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Visual messages surround us everyday. We watch real and fictional stories on television, we view advertisements in magazines and on billboards and we review charts, graphs and tables in books. We consider photographs that we want to display around our home, and we design visual aides to accompany our presentations at work.
Throughout all of these activities, we engage with and use visual communication to send and receive messages. Even though verbal communication, the ability to communicate messages through language, is often viewed as a more important or a more central type of communication, visual communication has many benefits and advantages in both personal and professional situations.
One of the primary benefits of visual communication over verbal is immediacy. Whether you are seeking to communicate complex information, such as with statistical information, or seeking to emphasize the importance of an idea, visual communication can often accomplish these tasks much more quickly than verbal communication.
For example, if you are seeking to illustrate decreased sales for a specific product line, you can show that information through a graph or chart and communicate the necessary information to your audience almost instantaneously. The immediacy of visual communication also allows for easy visual comparison of two or more items and the illustration of a new product line or business development. Visual communication can bring a thing, location and even idea to life in dynamic ways.
Another advantage to visual communication is simplicity. For example, if you seek to give driving directions to a friend, you may find it easier and even quicker to draw a visual map. Often, visual communication can simplify the information or ideas that you are seeking to pass on to another person or group of people. If you work as an engineer, you will often use diagrams along with written instructions to illustrate how a product or item works with simplicity and clarity. Visual communication can also demonstrate the relationship between two entities or ideas in accessible ways. The internal structure of an organization, for example, may be the most clearly communicated and understood through an organizational chart.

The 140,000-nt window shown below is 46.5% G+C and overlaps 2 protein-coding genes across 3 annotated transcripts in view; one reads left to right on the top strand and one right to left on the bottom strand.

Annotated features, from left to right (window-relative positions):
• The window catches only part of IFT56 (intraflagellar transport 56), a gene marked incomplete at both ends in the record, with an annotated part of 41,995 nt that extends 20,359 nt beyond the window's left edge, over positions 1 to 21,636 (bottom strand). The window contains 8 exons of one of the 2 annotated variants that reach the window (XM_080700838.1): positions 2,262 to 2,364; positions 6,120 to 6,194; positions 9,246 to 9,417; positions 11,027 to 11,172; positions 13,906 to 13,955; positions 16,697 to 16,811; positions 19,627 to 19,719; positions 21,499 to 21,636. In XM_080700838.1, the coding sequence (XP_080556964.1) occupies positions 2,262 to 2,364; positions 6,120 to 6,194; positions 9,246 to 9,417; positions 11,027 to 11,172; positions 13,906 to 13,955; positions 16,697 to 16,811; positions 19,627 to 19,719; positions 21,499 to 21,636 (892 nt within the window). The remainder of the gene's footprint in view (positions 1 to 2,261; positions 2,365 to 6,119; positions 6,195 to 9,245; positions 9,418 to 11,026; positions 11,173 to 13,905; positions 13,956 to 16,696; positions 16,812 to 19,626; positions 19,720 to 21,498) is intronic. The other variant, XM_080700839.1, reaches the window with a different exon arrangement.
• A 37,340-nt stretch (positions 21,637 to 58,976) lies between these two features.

Visual communication can also be more flexible in many ways than verbal communication. For example, if you are seeking to communicate a marketing or advertising message to hundreds or thousands of people across diverse geographic areas, visual messages will often allow you to do so with more flexibility than verbal ones. Visual communication not only can bridge geographic distance, it also can span cultural differences.
If you are seeking to appeal to a broad demographic audience, such as a television or cable audience, visual images may allow you to reach more people with your message. For example, if you want to promote a new vacation destination, appealing visual images will often be more persuasive than verbal sales pitches.
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- “Communicating at Work”; Ronald B. Adler, Jeanne Marquardt; 2005
- “Strategic Communication in Business and the Professions”; Dan O’Hair, Gustav W. Friedrich, Lynda Dee Dixon; 2005
Christine Switzer has been a freelance writer since 2007. She contributes to travel and regional periodicals such as "Georgetown View" and "Burlington the Beautiful" and she enjoys writing on travel, lifestyle and the workplace. Switzer holds a Bachelor of Arts in journalism and a Master of Arts in English and has taught university courses in communication, public speaking and journalism.
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